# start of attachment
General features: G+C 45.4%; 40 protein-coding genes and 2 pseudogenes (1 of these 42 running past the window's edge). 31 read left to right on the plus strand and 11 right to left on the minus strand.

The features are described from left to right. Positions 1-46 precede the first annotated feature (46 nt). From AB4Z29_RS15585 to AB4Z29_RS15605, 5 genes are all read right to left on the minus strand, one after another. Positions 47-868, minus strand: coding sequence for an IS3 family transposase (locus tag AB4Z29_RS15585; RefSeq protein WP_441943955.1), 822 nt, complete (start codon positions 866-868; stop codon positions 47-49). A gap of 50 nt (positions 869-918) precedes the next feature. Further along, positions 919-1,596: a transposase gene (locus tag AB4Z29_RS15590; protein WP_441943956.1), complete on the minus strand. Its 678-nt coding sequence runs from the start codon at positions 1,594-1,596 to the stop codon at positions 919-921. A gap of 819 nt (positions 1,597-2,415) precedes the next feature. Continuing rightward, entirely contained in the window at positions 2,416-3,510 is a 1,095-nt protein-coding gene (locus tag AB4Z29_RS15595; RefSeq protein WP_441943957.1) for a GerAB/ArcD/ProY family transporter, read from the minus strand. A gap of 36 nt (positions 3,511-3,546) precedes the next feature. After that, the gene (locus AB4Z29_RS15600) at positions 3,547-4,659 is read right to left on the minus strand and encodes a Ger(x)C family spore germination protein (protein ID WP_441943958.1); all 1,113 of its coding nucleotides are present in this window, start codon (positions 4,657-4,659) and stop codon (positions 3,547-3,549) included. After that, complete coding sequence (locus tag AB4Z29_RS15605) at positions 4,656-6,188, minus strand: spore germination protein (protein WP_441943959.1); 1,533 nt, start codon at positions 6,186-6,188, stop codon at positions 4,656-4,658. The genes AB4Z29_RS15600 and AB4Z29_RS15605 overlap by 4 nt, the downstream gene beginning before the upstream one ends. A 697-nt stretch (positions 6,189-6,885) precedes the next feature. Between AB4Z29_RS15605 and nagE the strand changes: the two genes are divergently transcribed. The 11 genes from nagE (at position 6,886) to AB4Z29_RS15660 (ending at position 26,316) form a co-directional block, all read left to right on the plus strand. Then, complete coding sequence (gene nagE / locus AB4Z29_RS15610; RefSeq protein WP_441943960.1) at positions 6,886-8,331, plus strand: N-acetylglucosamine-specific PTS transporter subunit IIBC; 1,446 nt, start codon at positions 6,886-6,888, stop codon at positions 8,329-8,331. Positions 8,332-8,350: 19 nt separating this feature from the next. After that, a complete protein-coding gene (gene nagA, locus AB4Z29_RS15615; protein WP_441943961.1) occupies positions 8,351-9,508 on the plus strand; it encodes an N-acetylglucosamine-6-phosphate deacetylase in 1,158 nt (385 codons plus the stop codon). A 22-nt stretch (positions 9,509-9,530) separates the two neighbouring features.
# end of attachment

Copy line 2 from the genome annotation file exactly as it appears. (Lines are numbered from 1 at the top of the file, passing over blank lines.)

The features are described from left to right. Positions 1-46 precede the first annotated feature (46 nt). From AB4Z29_RS15585 to AB4Z29_RS15605, 5 genes are all read right to left on the minus strand, one after another. Positions 47-868, minus strand: coding sequence for an IS3 family transposase (locus tag AB4Z29_RS15585; RefSeq protein WP_441943955.1), 822 nt, complete (start codon positions 866-868; stop codon positions 47-49). A gap of 50 nt (positions 869-918) precedes the next feature. Further along, positions 919-1,596: a transposase gene (locus tag AB4Z29_RS15590; protein WP_441943956.1), complete on the minus strand. Its 678-nt coding sequence runs from the start codon at positions 1,594-1,596 to the stop codon at positions 919-921. A gap of 819 nt (positions 1,597-2,415) precedes the next feature. Continuing rightward, entirely contained in the window at positions 2,416-3,510 is a 1,095-nt protein-coding gene (locus tag AB4Z29_RS15595; RefSeq protein WP_441943957.1) for a GerAB/ArcD/ProY family transporter, read from the minus strand. A gap of 36 nt (positions 3,511-3,546) precedes the next feature. After that, the gene (locus AB4Z29_RS15600) at positions 3,547-4,659 is read right to left on the minus strand and encodes a Ger(x)C family spore germination protein (protein ID WP_441943958.1); all 1,113 of its coding nucleotides are present in this window, start codon (positions 4,657-4,659) and stop codon (positions 3,547-3,549) included. After that, complete coding sequence (locus tag AB4Z29_RS15605) at positions 4,656-6,188, minus strand: spore germination protein (protein WP_441943959.1); 1,533 nt, start codon at positions 6,186-6,188, stop codon at positions 4,656-4,658. The genes AB4Z29_RS15600 and AB4Z29_RS15605 overlap by 4 nt, the downstream gene beginning before the upstream one ends. A 697-nt stretch (positions 6,189-6,885) precedes the next feature. Between AB4Z29_RS15605 and nagE the strand changes: the two genes are divergently transcribed. The 11 genes from nagE (at position 6,886) to AB4Z29_RS15660 (ending at position 26,316) form a co-directional block, all read left to right on the plus strand. Then, complete coding sequence (gene nagE / locus AB4Z29_RS15610; RefSeq protein WP_441943960.1) at positions 6,886-8,331, plus strand: N-acetylglucosamine-specific PTS transporter subunit IIBC; 1,446 nt, start codon at positions 6,886-6,888, stop codon at positions 8,329-8,331. Positions 8,332-8,350: 19 nt separating this feature from the next. After that, a complete protein-coding gene (gene nagA, locus AB4Z29_RS15615; protein WP_441943961.1) occupies positions 8,351-9,508 on the plus strand; it encodes an N-acetylglucosamine-6-phosphate deacetylase in 1,158 nt (385 codons plus the stop codon). A 22-nt stretch (positions 9,509-9,530) separates the two neighbouring features.